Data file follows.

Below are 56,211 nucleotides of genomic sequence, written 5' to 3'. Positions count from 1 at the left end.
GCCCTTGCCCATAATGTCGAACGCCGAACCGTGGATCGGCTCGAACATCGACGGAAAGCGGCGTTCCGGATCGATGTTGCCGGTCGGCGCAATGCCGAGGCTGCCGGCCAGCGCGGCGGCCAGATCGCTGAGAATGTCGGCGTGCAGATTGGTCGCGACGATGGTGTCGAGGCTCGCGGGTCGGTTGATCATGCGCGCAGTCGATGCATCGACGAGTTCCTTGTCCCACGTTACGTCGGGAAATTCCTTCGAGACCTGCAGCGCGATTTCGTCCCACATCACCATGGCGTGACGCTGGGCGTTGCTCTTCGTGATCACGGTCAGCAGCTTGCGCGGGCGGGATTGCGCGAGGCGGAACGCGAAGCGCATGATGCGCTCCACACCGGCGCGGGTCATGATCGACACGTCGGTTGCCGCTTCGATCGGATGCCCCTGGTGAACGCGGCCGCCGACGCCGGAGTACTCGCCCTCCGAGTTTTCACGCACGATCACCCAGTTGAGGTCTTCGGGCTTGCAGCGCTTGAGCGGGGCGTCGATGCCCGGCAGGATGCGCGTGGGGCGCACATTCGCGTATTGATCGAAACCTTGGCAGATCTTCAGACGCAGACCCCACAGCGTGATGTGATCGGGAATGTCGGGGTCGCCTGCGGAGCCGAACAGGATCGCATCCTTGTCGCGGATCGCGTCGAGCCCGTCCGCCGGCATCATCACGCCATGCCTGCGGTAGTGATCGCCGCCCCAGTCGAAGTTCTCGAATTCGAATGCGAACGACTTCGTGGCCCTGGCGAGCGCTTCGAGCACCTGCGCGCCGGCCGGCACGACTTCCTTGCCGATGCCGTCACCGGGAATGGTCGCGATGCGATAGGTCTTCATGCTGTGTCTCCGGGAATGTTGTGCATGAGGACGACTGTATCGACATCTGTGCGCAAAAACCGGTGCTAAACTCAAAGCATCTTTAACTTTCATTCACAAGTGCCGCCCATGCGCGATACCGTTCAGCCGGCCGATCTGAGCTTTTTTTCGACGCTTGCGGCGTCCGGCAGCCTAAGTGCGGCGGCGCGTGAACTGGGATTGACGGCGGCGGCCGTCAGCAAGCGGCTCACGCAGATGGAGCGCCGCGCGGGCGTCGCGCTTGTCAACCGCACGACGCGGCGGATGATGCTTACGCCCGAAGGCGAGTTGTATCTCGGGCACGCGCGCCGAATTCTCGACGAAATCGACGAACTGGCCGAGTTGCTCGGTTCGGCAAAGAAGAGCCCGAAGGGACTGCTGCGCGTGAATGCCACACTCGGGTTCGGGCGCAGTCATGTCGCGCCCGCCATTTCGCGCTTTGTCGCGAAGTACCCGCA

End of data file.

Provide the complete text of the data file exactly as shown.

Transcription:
Below are 56,211 nucleotides of genomic sequence, written 5' to 3'. Positions count from 1 at the left end.
GCCCTTGCCCATAATGTCGAACGCCGAACCGTGGATCGGCTCGAACATCGACGGAAAGCGGCGTTCCGGATCGATGTTGCCGGTCGGCGCAATGCCGAGGCTGCCGGCCAGCGCGGCGGCCAGATCGCTGAGAATGTCGGCGTGCAGATTGGTCGCGACGATGGTGTCGAGGCTCGCGGGTCGGTTGATCATGCGCGCAGTCGATGCATCGACGAGTTCCTTGTCCCACGTTACGTCGGGAAATTCCTTCGAGACCTGCAGCGCGATTTCGTCCCACATCACCATGGCGTGACGCTGGGCGTTGCTCTTCGTGATCACGGTCAGCAGCTTGCGCGGGCGGGATTGCGCGAGGCGGAACGCGAAGCGCATGATGCGCTCCACACCGGCGCGGGTCATGATCGACACGTCGGTTGCCGCTTCGATCGGATGCCCCTGGTGAACGCGGCCGCCGACGCCGGAGTACTCGCCCTCCGAGTTTTCACGCACGATCACCCAGTTGAGGTCTTCGGGCTTGCAGCGCTTGAGCGGGGCGTCGATGCCCGGCAGGATGCGCGTGGGGCGCACATTCGCGTATTGATCGAAACCTTGGCAGATCTTCAGACGCAGACCCCACAGCGTGATGTGATCGGGAATGTCGGGGTCGCCTGCGGAGCCGAACAGGATCGCATCCTTGTCGCGGATCGCGTCGAGCCCGTCCGCCGGCATCATCACGCCATGCCTGCGGTAGTGATCGCCGCCCCAGTCGAAGTTCTCGAATTCGAATGCGAACGACTTCGTGGCCCTGGCGAGCGCTTCGAGCACCTGCGCGCCGGCCGGCACGACTTCCTTGCCGATGCCGTCACCGGGAATGGTCGCGATGCGATAGGTCTTCATGCTGTGTCTCCGGGAATGTTGTGCATGAGGACGACTGTATCGACATCTGTGCGCAAAAACCGGTGCTAAACTCAAAGCATCTTTAACTTTCATTCACAAGTGCCGCCCATGCGCGATACCGTTCAGCCGGCCGATCTGAGCTTTTTTTCGACGCTTGCGGCGTCCGGCAGCCTAAGTGCGGCGGCGCGTGAACTGGGATTGACGGCGGCGGCCGTCAGCAAGCGGCTCACGCAGATGGAGCGCCGCGCGGGCGTCGCGCTTGTCAACCGCACGACGCGGCGGATGATGCTTACGCCCGAAGGCGAGTTGTATCTCGGGCACGCGCGCCGAATTCTCGACGAAATCGACGAACTGGCCGAGTTGCTCGGTTCGGCAAAGAAGAGCCCGAAGGGACTGCTGCGCGTGAATGCCACACTCGGGTTCGGGCGCAGTCATGTCGCGCCCGCCATTTCGCGCTTTGTCGCGAAGTACCCGCA